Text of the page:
During Arizona's last legislative session, one of the top priorities for our legislators was to give Pinal County Sheriff Paul Babeu $1.7 million.
The politically popular sheriff and tea party favorite told the Legislature he needed money to buy an armored car, machine guns and a helicopter to take on the Mexican drug cartels he continually says control Pinal County.
While cutting education, health care and public safety budgets, the Legislature bought Babeu's shtick and paid cash for his political loyalty.
Since he took office in 2009, Babeu (who went from rookie patrolman to novice sheriff) has pleaded poverty and told us how he'll save Arizona if only he had more money.
But here's the thing: Since 2008, crime has gone down in Pinal County. Eleven of the 15 Arizona counties have higher crime rates than Pinal. Maricopa County residents are victimized nearly twice as often as Pinal's.
According to the U.S. Border Patrol, illegal alien apprehensions in Pinal County have declined for three years. Only 2 percent of illegal crossers in the Tucson sector are captured in Pinal County. Marijuana seizures in Pima County are 18 times higher than in Pinal County.
Pinal County is saturated with federal, state, county, city and tribal law enforcement officers. There's even a sizable air force made up of county, state and federal aircraft patrols.
Even with more manpower, an air force and crime and seizures down, Babeu's chief deputy showed up at the Legislature last month. He told legislators about "going to war each and every day" with the drug cartels and how Babeu needs money from the state.
He had plenty of money in June - that's when Babeu spent $53,000 to send himself and an entourage of 24 employees to a convention in St. Louis, where he was receiving an award.
Babeu had enough cash to live the good life at the Renaissance St. Louis Grand Hotel. He dropped $28,885 on rooms. The hotel's website describes the Grand as a "premier luxury hotel with lavish amenities that exceeds expectations in every detail from the opulent lobby to the elegant Crystal Ballroom."
The St. Louis downtown area Motel 6 has rooms for $39 a night. No lavish amenities, just free coffee and they do "leave the light on for you."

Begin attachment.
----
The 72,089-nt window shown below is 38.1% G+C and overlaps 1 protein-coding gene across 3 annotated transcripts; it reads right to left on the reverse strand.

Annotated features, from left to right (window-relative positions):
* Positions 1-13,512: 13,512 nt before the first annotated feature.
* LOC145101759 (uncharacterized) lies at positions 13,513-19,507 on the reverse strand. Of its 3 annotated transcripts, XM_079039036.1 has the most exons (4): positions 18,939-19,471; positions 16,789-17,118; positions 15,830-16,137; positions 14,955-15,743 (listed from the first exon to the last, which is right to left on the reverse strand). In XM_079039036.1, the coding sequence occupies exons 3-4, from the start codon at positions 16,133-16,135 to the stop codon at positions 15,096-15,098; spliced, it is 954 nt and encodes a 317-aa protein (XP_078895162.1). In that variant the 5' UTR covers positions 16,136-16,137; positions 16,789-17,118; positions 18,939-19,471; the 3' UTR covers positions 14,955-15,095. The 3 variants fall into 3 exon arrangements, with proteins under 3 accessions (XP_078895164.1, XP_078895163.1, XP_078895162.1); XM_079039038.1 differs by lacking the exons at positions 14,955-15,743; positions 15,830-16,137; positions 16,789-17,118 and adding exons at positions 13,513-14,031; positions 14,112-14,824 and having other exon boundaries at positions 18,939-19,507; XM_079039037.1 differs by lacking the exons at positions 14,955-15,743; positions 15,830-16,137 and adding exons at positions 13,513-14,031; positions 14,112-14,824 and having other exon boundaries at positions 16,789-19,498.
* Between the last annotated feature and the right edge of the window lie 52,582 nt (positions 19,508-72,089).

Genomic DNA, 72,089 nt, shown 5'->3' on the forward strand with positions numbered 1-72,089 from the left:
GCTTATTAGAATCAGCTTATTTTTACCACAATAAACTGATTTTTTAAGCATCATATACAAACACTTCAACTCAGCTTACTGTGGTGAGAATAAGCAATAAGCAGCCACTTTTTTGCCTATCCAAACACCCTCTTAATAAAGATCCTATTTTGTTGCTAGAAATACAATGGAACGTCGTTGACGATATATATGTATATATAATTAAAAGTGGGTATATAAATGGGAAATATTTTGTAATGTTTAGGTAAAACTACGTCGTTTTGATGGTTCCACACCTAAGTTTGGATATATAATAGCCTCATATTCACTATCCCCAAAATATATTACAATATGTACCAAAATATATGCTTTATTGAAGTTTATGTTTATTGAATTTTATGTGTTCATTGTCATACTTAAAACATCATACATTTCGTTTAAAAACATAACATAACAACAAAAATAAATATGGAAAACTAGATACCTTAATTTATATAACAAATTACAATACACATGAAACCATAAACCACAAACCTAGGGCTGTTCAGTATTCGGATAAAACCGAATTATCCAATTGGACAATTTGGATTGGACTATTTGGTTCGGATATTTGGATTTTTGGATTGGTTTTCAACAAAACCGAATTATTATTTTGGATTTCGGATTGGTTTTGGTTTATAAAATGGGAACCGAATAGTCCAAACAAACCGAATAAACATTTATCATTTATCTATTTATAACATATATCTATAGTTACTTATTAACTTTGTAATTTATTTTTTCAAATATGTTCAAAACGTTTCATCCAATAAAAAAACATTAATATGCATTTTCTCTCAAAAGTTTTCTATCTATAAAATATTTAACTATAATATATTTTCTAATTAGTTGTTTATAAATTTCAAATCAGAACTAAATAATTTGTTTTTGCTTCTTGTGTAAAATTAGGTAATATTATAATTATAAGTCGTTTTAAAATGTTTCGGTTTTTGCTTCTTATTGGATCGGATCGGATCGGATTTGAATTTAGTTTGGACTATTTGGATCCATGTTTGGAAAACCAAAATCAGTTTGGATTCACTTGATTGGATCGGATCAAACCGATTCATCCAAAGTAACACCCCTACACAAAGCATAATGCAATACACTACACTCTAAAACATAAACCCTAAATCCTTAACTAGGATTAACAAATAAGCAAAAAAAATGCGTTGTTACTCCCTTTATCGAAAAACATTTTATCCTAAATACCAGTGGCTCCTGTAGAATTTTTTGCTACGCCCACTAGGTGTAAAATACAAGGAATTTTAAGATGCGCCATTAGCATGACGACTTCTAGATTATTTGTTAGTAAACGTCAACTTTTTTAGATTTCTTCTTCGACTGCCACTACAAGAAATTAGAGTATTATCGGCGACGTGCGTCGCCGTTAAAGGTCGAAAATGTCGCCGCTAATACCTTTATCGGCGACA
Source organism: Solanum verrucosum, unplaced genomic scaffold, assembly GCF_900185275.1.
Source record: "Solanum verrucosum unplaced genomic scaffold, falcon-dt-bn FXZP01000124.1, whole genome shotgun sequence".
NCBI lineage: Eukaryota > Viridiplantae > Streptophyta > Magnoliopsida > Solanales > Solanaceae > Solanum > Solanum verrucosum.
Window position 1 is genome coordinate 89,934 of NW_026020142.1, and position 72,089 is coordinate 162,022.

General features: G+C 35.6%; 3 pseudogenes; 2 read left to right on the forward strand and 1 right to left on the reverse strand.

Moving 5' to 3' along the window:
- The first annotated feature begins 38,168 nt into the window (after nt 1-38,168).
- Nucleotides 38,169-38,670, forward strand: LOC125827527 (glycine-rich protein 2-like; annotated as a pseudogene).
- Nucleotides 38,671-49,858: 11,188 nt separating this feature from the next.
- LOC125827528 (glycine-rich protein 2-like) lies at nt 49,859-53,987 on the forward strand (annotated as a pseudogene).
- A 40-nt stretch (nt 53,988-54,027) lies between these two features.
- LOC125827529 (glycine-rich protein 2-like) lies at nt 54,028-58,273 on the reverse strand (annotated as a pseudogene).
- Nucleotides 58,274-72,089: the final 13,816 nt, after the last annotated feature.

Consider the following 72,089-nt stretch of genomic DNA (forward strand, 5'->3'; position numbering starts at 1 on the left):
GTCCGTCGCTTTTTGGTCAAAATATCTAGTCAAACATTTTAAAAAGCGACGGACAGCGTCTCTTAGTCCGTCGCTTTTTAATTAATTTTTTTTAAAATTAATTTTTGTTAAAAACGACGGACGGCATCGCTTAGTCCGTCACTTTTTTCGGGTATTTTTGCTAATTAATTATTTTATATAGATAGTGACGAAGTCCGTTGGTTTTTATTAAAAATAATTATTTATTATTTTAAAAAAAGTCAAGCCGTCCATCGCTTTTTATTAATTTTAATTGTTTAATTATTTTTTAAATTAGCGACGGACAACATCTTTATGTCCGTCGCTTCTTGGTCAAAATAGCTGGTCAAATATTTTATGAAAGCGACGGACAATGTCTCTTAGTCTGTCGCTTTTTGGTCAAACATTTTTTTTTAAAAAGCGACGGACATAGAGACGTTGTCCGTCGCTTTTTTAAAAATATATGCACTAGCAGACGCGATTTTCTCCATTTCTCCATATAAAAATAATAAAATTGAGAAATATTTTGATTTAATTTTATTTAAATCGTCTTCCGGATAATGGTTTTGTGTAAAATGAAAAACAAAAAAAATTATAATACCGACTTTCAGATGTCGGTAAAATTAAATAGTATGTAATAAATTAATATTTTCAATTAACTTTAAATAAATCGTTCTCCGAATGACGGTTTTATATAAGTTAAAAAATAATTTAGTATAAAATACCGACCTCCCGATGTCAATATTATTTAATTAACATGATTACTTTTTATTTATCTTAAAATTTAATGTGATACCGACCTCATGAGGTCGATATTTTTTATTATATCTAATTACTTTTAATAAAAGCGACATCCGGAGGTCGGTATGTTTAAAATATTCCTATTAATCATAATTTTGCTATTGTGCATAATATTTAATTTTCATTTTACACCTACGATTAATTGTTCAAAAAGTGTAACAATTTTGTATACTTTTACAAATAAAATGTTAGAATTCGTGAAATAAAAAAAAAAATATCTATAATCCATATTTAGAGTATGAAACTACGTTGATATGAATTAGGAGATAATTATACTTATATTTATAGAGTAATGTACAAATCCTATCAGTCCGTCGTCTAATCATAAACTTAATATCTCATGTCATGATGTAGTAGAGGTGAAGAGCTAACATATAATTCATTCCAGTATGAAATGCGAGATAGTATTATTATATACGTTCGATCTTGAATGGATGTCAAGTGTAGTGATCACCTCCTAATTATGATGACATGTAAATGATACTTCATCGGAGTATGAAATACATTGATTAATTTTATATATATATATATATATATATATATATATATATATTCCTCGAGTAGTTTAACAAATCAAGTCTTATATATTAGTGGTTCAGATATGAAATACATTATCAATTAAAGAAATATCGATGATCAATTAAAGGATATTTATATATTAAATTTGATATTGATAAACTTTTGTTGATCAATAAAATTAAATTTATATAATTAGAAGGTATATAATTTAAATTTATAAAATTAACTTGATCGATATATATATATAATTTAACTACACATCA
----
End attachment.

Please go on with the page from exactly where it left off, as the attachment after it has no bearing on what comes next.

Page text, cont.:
Maricopa County Sheriff Joe Arpaio sent one person to the convention. Pima County Sheriff Clarence Dupnik sent none.
Babeu's expenditures included valet parking, excess baggage costs for the family of his PR man, food charges and a taxi ride for an aide to the Budweiser Brewery.
Babeu excused his lavish spending by saying the money came from jail enhancement taxes and seized RICO funds, and that the convention provided needed training for his staff.
Money taken from the people by the government belongs to the taxpayers.
It's money that could have and should have been spent on essential law enforcement services.
That $53,000 would have paid for 150 hours of flight time for Department of Public Safety helicopters. Purchased 100 Arizona-made mini-14 assault rifles. Or paid for rushed DNA analysis on the over 200 sexual assault evidence kits the Babeu's office failed to timely send to an underfunded DPS crime lab for analysis. How many criminals have gotten away with their crime because of that failure? How many more crimes have been committed?
While the Legislature is playing political patty-cake with Babeu at taxpayer expense, they won't fund the desperately needed statewide information sharing system known as CopLink that would allow law enforcement agencies to share information, track and solve crimes and capture criminals.
The cost for the system? About what the Legislature decided to give Babeu to play war in the desert.
The Legislature plays favorites with Babeu. Babeu plays favorites with his entourage in St. Louis. All the while, working cops don't get the equipment and support they need, and Arizona citizens don't get the protection they pay for and deserve.
It's the same old politics in Arizona.
• Retired Mesa master police officer Bill Richardson lives in the East Valley and can be reached at email@example.com